By NEIL HARTNELL
Tribune Business Editor
A leading retailer yesterday said it will be "a slap in the face" to Bahamian businesses if this nation now modernises its economy for the benefit of foreign rivals and the WTO.
Gavin Watchorn, chief executive of BISX-listed AML Foods, told Tribune Business there was no reason why the Bahamas had to wait for World Trade Organisation (WTO) membership to drive a lowering of import tariffs and improvements in the 'ease of doing business'.
Arguing that there was nothing to prevent the Bahamas from enacting such "touted WTO benefits" now, Mr Watchorn said this nation's accession terms would be critical to the ability of local retailers to compete against foreign counterparts.
Pointing out that many Bahamian merchants are already battling head-on with overseas rivals as a result of online shopping's explosive growth, the AML Foods chief acknowledged the benefits competition brought to consumers through better prices and choice.
He expressed concern, though, that any entry of Wal-Mart-type businesses into the Bahamian market post-WTO could lead to reduced - rather than increased - unemployment if 40-50 local retail companies were forced to close as a result.
Mr Watchorn emphasised that consumers need jobs to enjoy the benefits from lower tariff rates, adding that Bahamian retailers were mainly focused on the domestic market and lacked the scale necessary to break into other countries.
He was speaking after attending the retail sector's first WTO consultation with the Government, as the latter seeks to obtain industry 'positions' that will aid efforts to craft this nation's opening 'offer' in an accession process that is targeted for end-2019 completion.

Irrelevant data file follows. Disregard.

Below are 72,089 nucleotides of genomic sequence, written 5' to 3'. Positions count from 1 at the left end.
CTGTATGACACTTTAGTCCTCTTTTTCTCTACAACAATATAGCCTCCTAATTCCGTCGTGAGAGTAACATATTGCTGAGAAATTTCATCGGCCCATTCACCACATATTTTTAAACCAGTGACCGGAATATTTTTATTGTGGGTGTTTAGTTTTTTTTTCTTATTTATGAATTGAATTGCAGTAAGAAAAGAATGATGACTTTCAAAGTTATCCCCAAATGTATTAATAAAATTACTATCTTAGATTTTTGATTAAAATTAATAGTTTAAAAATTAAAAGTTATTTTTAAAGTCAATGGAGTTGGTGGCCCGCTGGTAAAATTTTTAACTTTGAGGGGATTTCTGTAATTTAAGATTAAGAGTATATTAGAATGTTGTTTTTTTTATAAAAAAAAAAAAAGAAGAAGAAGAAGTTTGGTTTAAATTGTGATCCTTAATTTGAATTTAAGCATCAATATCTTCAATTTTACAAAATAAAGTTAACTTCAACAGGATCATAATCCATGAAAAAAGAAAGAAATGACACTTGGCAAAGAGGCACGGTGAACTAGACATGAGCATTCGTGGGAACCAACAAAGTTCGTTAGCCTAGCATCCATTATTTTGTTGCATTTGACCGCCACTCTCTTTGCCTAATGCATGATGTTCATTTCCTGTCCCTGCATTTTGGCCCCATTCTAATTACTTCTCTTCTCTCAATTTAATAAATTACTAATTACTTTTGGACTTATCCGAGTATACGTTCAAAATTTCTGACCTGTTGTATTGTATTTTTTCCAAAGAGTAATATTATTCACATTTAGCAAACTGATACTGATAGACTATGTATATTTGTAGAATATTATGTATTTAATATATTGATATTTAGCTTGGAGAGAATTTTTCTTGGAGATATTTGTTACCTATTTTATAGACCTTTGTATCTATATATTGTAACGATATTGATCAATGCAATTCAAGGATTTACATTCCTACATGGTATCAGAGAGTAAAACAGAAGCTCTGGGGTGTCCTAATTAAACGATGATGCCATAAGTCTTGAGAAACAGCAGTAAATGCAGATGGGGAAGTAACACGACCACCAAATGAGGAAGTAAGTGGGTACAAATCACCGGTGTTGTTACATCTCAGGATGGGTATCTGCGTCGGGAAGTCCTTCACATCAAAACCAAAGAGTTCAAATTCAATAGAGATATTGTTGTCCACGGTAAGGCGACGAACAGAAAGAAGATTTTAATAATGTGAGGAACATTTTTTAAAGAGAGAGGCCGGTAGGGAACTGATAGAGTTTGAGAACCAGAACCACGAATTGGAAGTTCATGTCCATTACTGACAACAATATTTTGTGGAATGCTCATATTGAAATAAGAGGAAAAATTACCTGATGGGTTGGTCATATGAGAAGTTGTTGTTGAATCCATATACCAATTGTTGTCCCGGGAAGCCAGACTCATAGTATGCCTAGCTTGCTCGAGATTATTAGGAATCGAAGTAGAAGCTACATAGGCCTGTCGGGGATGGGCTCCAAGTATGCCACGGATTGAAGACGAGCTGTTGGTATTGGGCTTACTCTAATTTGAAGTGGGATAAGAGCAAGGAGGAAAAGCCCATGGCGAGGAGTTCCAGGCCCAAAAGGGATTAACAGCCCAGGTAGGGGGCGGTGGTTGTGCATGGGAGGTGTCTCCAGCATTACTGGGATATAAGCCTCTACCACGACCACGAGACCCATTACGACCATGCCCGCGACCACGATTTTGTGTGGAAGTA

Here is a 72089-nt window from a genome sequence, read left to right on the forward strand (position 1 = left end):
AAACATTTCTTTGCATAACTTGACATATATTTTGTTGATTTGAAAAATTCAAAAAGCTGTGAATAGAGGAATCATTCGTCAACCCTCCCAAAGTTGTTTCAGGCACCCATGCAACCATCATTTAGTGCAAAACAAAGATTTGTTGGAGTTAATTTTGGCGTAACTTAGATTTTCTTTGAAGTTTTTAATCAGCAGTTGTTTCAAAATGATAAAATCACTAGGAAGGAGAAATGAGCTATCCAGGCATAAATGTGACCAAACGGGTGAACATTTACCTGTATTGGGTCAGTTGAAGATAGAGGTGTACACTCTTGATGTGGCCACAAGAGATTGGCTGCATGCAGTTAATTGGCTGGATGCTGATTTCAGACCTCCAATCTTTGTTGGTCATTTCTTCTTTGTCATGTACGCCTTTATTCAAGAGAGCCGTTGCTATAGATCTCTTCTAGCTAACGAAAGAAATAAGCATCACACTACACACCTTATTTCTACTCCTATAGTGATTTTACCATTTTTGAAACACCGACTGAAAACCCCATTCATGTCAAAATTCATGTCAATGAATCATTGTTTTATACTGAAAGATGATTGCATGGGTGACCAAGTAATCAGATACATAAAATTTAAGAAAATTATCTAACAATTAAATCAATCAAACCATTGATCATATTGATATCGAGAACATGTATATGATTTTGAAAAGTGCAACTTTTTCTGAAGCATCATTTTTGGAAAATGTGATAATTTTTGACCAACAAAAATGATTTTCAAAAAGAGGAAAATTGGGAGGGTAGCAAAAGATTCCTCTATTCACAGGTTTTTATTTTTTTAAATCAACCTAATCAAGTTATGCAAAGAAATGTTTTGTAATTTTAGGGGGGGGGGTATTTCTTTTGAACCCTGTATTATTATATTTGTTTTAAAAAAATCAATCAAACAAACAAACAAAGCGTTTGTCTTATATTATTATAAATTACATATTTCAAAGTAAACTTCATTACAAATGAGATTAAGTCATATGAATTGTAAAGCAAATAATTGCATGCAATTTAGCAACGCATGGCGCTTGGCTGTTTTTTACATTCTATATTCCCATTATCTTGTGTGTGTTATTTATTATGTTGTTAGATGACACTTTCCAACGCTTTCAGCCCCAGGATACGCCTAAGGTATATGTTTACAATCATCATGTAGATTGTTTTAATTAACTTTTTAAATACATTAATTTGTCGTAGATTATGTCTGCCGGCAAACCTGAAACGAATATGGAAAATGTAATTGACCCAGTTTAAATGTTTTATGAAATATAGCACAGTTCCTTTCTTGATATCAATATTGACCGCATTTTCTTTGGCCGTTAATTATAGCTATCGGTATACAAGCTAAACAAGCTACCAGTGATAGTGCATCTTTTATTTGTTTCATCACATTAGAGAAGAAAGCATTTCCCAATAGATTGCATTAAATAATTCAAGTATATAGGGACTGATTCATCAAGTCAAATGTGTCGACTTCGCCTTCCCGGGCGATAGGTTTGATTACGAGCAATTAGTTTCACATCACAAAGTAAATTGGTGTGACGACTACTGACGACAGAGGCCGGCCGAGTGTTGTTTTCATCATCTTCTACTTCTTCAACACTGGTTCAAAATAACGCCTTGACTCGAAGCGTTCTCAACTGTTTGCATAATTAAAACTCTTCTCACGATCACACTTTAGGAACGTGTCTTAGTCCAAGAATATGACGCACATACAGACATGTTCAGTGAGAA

"There was a clear expression from the room that retailers don't really see any benefits for the retail industry from joining the WTO," Mr Watchorn told Tribune Business.
"The benefits touted for joining are things the Bahamas Government can do now. There was a discussion about lowering duty rates. Why can't we do that now? There was a discussion about improving the 'ease of doing business'. Why can't we do that now?
"The big discussion was the reduction of tariffs, and the revenue that needs to be replaced as a result. Without knowing how they're going to be reduced, there won't be support for this."
The Bahamian manufacturing and retail industries are among those likely to feel WTO membership's effects the most, given the need for this nation to remove import tariff barriers that are viewed as 'barriers to trade' by rules-based trading regimes.
The retail sector is currently reserved exclusively for Bahamian ownership only, but entrance to the WTO could potentially allow foreign rivals to establish a physical presence in this nation depending on which sectors the Bahamas agrees to liberalise and 'open up' - and to what extent.
With the Bahamas' accession terms yet to be determined via negotiation, Mr Watchorn reiterated that there was no need to wait for WTO membership to enact reforms long sought by the private sector and consumers.